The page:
Duergar apparently possess a process that allows the forging of umbrite. The underdark races have begun vying to learn this secret and, more importantly, to gain control of umbrite mines of their own. Umbrite-forged items are immensely expensive. A forged umbrite item weighing 1 pound or more retains much of its light-absorbing properties. While wielding any umbrite item of 1 pound or more, the user gains a +3 circumstance bonus to all Hide checks. Shadows around him seem to be deeper and darker. This affects a 5-foot area around the wielder and does not extend to others.
This deep green volcanic glass is similar to obsidian but is formed when molten rock is tainted with anomalous trace minerals from deep beneath the earth whose emanations are toxic to living things. It can be fragmented to razor sharpness, but even a tiny amount of viridium contacting the bloodstream can pass on a wasting sickness.
Any successful hit with a viridium weapon causes the target to contract leprosy (Fortitude DC 12 negates). On a successful critical hit, a tiny fragment of viridium breaks off within the target, affecting it as though with greenblood oil (Fortitude DC 13 negates).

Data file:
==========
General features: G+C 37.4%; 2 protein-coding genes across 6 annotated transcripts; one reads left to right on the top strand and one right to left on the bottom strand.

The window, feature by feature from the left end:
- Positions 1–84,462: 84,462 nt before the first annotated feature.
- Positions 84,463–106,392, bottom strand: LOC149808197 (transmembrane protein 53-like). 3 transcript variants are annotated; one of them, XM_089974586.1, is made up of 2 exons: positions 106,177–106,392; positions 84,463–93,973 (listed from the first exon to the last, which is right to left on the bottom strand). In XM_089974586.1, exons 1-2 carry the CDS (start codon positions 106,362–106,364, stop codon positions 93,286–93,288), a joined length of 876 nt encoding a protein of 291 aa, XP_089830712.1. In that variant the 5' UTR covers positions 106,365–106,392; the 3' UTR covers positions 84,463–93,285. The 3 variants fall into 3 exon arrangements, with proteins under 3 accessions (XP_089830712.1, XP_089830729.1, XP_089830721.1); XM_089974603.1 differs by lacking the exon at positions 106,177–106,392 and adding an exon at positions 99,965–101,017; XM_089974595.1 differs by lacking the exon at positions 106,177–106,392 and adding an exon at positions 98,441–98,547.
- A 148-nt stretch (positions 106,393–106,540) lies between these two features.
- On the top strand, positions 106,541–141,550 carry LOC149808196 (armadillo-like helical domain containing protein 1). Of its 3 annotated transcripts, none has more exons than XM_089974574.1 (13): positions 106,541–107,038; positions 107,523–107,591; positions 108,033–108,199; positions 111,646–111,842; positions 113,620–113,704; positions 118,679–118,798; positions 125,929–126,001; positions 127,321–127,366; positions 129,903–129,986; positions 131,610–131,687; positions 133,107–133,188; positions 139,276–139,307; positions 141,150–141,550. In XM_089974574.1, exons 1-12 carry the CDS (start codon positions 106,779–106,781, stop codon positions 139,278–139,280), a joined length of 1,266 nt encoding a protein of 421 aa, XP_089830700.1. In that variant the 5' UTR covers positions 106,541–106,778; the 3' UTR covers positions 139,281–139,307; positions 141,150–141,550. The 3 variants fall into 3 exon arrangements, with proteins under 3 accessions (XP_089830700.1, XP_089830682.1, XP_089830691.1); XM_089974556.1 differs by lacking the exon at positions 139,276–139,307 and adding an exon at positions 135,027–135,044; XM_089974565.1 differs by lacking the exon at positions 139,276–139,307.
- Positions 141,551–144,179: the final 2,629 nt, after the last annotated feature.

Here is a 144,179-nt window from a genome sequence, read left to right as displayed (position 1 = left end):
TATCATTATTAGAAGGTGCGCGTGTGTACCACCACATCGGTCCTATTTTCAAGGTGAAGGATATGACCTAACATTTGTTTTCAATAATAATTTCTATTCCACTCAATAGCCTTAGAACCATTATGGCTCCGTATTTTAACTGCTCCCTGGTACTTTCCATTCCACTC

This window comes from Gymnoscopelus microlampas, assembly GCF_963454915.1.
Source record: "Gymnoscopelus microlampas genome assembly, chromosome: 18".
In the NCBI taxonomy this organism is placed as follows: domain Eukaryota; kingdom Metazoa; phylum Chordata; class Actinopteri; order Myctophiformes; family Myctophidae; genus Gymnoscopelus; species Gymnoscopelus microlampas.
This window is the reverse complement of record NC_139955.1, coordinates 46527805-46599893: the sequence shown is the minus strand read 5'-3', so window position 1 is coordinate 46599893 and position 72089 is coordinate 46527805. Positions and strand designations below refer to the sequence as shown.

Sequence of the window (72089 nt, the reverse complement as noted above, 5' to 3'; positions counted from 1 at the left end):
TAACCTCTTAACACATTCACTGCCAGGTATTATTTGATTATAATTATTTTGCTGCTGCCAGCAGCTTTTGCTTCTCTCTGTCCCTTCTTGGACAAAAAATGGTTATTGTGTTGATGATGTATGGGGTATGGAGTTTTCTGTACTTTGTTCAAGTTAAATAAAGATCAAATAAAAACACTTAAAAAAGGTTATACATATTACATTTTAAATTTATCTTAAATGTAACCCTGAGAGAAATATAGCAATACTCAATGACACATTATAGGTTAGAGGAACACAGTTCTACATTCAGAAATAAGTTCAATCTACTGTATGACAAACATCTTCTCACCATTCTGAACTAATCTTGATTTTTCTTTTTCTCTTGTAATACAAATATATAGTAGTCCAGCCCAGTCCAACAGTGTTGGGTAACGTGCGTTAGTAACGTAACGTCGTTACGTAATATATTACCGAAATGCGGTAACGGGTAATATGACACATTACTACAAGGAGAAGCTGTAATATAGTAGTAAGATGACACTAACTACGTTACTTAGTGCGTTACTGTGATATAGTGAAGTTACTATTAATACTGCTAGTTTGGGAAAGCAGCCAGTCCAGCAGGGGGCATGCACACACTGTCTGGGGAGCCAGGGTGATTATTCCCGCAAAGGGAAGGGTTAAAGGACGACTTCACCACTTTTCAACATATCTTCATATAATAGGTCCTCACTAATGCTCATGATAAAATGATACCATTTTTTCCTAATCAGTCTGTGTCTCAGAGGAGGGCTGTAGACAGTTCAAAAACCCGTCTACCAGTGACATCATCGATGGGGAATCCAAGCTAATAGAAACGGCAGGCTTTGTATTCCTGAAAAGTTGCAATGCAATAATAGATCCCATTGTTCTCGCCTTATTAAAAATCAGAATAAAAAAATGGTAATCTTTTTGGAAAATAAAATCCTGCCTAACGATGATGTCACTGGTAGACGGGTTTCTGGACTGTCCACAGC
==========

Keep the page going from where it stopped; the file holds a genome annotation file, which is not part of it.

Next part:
A creature carrying a viridium weapon must save every 24 hours or contract leprosy unless the weapon is kept inside an extradimensional space (such as an efficient quiver) or a scabbard lined with lead.
Oozes, plants, and outsiders are immune to the deadly emanations of viridium.
Viridium weapons have half the hardness of their base weapon and have the fragile quality. Viridium can be magically strengthened at an additional cost of +1,000 gp for a weapon or +20 gp for ammunition. This removes the fragile quality from the item but does not otherwise affect its abilities.
Source: Module: Dragon’s Demand
Grioths wield weapons fashioned from a strange sort of transparent material called voidglass. This material is as hard as steel, but made of crystals that voidglass shapers on unknown worlds grow into the desired shapes.